Architect-turned-designer Francis Bitonti wants to find out what happens when cutting-edge technology meets fashion.
The Brooklyn-based founder of Francis Bitonti Studio gained notoriety in 2013 after his 3-D printed dress for burlesque star Dita von Teese pushed the boundaries of what many thought the technology could do.
3-D printing was initially embraced by companies solely as a prototyping tool, but Bitonti said he always saw it as more than that.
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"In 2007, I was talking about this as a production technology, and everybody thought I was crazy," he said.
As printing and its underlying software continue to improve, more people are taking notice. After pairing up with Adobe Systems for his latest work, a pair of shoes dubbed Molecule, Bitonti is more convinced than ever.
"We're achieving material effects we couldn't do before. Not only could we not do it with 3D printing, but we couldn't do it with any other type of manufacturing."
"There was a time where I did need to convince people, but I have tangible proof now," he said. "That's the kind of work we're most excited with, because that's where we're achieving material effects we couldn't do before. Not only could we not do it with 3-D printing, but we couldn't do it with any other type of manufacturing."
The advancements have been particularly exciting for the fashion industry, an industry where some see buying a brand as buying into a lifestyle. But with the amount of customization 3-D printing provides, Bitonti plans to capitalize on a younger clientele by offering an alternative to mass production.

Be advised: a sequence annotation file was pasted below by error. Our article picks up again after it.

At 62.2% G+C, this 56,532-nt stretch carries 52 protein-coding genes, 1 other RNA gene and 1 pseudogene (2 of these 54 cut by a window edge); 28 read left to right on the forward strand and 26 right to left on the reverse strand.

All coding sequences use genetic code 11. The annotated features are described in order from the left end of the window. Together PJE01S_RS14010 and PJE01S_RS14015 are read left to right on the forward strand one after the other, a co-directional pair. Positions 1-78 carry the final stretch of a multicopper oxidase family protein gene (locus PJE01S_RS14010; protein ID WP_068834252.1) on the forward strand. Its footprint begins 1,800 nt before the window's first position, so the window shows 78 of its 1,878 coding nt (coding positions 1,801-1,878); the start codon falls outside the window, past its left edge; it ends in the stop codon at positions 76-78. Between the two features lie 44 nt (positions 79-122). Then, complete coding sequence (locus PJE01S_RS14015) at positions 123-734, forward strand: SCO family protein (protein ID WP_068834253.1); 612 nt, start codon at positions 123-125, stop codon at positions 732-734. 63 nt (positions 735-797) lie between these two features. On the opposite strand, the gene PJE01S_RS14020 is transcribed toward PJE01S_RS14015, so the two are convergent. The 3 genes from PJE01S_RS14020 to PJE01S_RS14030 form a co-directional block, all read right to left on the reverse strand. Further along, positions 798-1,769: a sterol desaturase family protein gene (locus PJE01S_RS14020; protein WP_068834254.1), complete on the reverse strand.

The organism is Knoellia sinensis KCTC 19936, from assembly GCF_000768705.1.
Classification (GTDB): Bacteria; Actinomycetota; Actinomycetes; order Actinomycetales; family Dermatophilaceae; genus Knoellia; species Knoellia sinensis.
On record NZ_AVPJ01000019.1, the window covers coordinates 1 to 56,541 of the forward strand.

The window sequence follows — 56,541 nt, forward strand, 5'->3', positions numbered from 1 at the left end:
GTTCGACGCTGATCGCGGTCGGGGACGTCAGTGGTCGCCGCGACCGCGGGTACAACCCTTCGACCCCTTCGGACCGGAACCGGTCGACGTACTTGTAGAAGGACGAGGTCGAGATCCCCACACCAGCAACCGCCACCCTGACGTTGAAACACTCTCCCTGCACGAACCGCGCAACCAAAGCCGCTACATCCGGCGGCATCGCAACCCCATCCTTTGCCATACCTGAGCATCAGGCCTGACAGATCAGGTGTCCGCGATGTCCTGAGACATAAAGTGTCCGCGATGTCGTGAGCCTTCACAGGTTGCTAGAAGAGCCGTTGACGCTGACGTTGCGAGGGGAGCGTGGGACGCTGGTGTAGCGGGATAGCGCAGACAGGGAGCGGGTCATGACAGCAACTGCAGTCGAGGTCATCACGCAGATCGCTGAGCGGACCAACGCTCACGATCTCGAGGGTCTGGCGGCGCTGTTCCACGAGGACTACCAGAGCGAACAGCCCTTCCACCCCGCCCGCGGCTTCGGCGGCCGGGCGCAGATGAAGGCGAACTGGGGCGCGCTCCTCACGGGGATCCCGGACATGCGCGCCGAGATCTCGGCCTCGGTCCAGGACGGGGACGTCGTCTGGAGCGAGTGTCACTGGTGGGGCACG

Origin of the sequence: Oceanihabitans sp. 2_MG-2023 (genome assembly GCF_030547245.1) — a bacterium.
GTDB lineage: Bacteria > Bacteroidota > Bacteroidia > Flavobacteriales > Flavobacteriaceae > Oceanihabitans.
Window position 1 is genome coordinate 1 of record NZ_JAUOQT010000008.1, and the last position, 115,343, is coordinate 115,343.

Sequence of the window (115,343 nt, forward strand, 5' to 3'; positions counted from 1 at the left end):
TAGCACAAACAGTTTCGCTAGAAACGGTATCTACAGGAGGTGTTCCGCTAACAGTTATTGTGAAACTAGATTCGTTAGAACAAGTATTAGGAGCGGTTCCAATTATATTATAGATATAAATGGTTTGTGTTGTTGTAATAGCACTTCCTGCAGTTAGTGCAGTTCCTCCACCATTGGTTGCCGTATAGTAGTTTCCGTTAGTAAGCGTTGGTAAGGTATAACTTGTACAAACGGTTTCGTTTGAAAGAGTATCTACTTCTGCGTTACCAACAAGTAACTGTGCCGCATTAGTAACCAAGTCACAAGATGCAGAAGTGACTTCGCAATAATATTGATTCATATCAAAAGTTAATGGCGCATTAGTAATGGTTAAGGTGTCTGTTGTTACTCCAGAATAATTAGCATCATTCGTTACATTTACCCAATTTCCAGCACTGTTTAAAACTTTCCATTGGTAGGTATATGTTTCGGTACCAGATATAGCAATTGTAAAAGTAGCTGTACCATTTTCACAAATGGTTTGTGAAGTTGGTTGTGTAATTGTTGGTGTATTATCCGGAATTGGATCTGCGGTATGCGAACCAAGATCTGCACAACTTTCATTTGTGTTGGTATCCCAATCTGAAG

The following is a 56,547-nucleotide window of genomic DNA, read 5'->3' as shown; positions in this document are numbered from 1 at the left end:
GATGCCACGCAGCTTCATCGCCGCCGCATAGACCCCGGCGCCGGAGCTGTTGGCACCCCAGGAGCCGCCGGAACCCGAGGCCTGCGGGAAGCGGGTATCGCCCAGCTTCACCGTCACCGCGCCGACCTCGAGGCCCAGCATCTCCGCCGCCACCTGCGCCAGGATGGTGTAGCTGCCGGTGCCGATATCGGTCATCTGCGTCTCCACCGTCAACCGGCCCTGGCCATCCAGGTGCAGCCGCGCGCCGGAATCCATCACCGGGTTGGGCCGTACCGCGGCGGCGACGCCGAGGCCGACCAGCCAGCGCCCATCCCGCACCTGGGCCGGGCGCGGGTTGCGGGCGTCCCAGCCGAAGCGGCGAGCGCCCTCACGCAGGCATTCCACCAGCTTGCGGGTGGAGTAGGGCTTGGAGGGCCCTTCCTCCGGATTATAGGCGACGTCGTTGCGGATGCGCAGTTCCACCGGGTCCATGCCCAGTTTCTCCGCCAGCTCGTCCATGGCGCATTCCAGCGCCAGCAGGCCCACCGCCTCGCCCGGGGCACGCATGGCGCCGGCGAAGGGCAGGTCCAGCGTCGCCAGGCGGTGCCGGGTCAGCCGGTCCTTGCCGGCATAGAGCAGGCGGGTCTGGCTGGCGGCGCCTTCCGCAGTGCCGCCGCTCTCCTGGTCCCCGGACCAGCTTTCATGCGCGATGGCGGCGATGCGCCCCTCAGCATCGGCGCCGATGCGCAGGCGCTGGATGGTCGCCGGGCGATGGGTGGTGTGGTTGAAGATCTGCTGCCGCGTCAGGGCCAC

"These luxury brands have had a really hard time targeting millennials," he said. "If you think about it, it's because they grew up with the entire world being built around themselves. We're going to have to offer that experience through material things if you're going to relate to that demographic, and anybody who can't, as soon as the millennials grow up, there's nothing left for you."
The reality is, though, that what Bitonti achieved with additive manufacturing, as 3-D printing is also known, is but just one example of the strides the technology has made in recent years.
The results have far-reaching implications for a struggling U.S. manufacturing sector. According to a September report from employment analysis firm Wanted Analytics last month, the number of job postings requiring 3-D printing skills is up almost 2,000 percent over the last four years, and 3-D printing was the most sought-after skill for 35 percent of all engineering job postings over the month prior.
For Bitonti, it's just the beginning. "It's going to make more jobs, and I think it's definitely going to bring manufacturing back to the United States," he said. "We're leading development right now on this type of production. Nobody else in the world is as far along as we are."